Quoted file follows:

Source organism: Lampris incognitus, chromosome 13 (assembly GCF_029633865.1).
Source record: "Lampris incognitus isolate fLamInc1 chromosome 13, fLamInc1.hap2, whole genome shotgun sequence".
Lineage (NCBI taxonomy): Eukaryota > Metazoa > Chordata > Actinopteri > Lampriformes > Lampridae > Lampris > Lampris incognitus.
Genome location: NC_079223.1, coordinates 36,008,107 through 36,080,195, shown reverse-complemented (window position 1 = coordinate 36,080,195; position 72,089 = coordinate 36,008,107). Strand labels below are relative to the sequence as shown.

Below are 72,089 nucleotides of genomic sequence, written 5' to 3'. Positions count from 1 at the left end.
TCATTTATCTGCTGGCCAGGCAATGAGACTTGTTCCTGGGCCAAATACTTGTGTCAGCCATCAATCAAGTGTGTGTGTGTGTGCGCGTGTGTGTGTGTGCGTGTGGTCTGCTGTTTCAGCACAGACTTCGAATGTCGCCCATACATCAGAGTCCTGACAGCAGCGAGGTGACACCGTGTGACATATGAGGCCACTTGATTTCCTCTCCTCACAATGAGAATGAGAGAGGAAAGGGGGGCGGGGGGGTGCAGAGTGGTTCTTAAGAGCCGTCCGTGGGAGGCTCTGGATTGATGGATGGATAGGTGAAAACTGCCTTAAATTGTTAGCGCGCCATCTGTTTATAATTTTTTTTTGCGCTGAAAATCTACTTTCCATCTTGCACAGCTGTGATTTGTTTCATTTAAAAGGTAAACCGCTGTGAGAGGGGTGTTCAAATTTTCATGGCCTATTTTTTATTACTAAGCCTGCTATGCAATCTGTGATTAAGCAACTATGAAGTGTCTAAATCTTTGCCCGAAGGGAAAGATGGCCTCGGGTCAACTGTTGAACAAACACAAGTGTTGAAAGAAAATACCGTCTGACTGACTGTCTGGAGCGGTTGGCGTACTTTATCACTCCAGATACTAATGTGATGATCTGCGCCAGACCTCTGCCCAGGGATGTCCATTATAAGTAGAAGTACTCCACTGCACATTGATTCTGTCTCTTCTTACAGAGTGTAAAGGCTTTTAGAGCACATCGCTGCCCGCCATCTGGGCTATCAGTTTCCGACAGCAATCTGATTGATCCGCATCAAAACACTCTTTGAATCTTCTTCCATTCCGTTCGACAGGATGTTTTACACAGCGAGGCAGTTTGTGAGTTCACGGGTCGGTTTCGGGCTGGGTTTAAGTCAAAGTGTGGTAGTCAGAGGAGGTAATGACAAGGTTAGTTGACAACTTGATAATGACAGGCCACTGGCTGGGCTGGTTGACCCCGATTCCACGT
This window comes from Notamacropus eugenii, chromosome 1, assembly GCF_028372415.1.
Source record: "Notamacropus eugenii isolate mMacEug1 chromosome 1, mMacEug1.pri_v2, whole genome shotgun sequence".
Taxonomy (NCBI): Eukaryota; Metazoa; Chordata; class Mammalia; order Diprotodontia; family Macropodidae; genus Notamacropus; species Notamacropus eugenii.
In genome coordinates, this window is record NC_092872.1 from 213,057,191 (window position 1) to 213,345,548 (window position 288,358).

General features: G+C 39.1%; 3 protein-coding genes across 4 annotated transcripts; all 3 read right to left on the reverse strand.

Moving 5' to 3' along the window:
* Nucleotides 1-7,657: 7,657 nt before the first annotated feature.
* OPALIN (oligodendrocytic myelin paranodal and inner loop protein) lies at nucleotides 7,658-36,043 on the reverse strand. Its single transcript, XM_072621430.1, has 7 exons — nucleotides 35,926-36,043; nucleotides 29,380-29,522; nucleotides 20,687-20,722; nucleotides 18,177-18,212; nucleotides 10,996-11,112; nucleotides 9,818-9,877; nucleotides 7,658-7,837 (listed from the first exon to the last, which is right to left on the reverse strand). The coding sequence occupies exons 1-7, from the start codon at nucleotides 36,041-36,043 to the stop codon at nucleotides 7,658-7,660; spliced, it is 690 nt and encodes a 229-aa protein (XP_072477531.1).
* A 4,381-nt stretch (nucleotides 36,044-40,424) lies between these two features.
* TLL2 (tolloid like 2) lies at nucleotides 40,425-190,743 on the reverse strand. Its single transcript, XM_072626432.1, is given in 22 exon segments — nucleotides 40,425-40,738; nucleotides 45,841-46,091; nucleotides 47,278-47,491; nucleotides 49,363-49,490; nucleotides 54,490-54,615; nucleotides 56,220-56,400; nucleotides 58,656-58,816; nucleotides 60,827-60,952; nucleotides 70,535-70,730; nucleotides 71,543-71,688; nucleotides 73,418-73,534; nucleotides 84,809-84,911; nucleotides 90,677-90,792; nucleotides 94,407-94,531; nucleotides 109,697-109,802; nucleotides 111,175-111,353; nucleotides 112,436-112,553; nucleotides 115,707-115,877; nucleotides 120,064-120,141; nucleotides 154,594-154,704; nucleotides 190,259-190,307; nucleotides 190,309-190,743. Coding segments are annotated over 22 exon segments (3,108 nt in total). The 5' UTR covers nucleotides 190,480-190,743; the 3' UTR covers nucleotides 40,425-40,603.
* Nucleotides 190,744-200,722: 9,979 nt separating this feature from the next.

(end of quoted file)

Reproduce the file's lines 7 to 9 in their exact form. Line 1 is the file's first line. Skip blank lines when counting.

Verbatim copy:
This window comes from Notamacropus eugenii, chromosome 1, assembly GCF_028372415.1.
Source record: "Notamacropus eugenii isolate mMacEug1 chromosome 1, mMacEug1.pri_v2, whole genome shotgun sequence".
Taxonomy (NCBI): Eukaryota; Metazoa; Chordata; class Mammalia; order Diprotodontia; family Macropodidae; genus Notamacropus; species Notamacropus eugenii.